Small businesses, by definition, operate with small staffs. Their teams are the leanest of lean. With fewer hands on deck, software selection and software strategy become all the more important. Software — commonly including customer relationship management (CRM) and email marketing software — is the force multiplier that lets successful small businesses do more with less.
Remaining nimble yet focused while growing a team
As Morning Consult has grown over the past six years, it always kept one eye focused internally, on its people and staff.
“Before launching a product, surround yourself with team members who bring unique, valuable insights to the table, and whose strengths balance out your weaknesses,” Isenstein says. “Remain nimble and be prepared to adapt quickly as you learn the ropes. This is the time to roll up your sleeves and get your hands dirty.”
A road map for developing new products is also necessary. It provides a timeline for hiring and helps ensure that new hires have the skills needed to keep everything moving forward.
“Building products from the ground up takes time, so create a working timeline that has milestones to work toward while remaining flexible for when unexpected challenges arise,” Isenstein says.
As Morning Consult continues to grow, Isenstein doesn’t want to forget what helped build the firm — hard work, communication, and flexibility.
“Personally, in my four-plus years with Morning Consult, I’ve found success in surrounding myself with teammates who, like myself, aren’t afraid to roll up their sleeves and get to work,” Isenstein says. “As our team grows, we remain nimble and prioritize clear communication through every stage of the journey.”
The SMB takeaway
If your business is in a stage of strong growth, invest in your recruiting. Be quick to identify any skill gaps on your team, and develop a diversity of thought. This way, when your team identifies a new opportunity, you’ll have the range of skills and viewpoints needed to put it into action.
What Morning Consult’s data and insights mean for small business
The insights that Morning Consult gleans from extensive research don’t just apply to political campaigns and Fortune 500 behemoths. They also have a lot of relevance to small businesses.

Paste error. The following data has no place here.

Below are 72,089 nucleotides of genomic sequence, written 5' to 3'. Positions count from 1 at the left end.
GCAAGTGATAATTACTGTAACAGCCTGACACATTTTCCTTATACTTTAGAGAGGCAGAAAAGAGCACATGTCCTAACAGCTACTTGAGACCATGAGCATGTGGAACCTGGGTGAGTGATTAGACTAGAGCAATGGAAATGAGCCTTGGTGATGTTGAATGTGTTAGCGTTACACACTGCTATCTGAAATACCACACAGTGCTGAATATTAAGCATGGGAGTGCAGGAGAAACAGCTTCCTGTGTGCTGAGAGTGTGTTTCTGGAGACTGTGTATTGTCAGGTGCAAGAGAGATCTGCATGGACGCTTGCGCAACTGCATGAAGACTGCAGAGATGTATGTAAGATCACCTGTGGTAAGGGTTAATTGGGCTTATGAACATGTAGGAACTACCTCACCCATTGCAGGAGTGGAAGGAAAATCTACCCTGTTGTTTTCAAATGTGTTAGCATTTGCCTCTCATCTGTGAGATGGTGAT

This year, Isenstein’s team explored how the COVID-19 pandemic transforms relationships with the brands that people love. It did this by examining more than 150,000 consumer surveys from MCBI and measuring consumer perceptions across favorability, trust, community impact, and Net Promoter Score. It found that companies that meet needs in moments of crisis gain customer loyalty.
As businesses of all sizes adjust to these turbulent times and sift through the mountain of data available, they need to be critical consumers of information.
“Data is an absolute in today’s era of misinformation and information overload — but not just any data,” Isenstein says. “It must meet the accelerated pace at which our world is changing.”
As we enter the holiday season, businesses need to know how 2020 has upended traditional consumer expectations from brands. For example, 27% of consumers think companies shouldn’t advertise at all this holiday season, and 75% believe companies have a responsibility to address racial inequality in upcoming communications and holiday ads, according to Morning Consult.
“We also noticed brands known for diversity and inclusion fared well: Those delivering on their approach to inclusion and diversity outperformed the ‘all brand’ average on several key metrics including favorability, trust, and community impact,” Isenstein says.
The SMB takeaway
Consumers are finicky; they spend differently based on how they perceive a company. Large and small, all companies need to carefully curate the image they present to the outside world. Brands that are known for diversity and inclusion outperform on favorability and trust surveys. At the same time, it’s important to be authentic when approaching diversity and inclusion. Consumers can sense when a business isn’t genuine.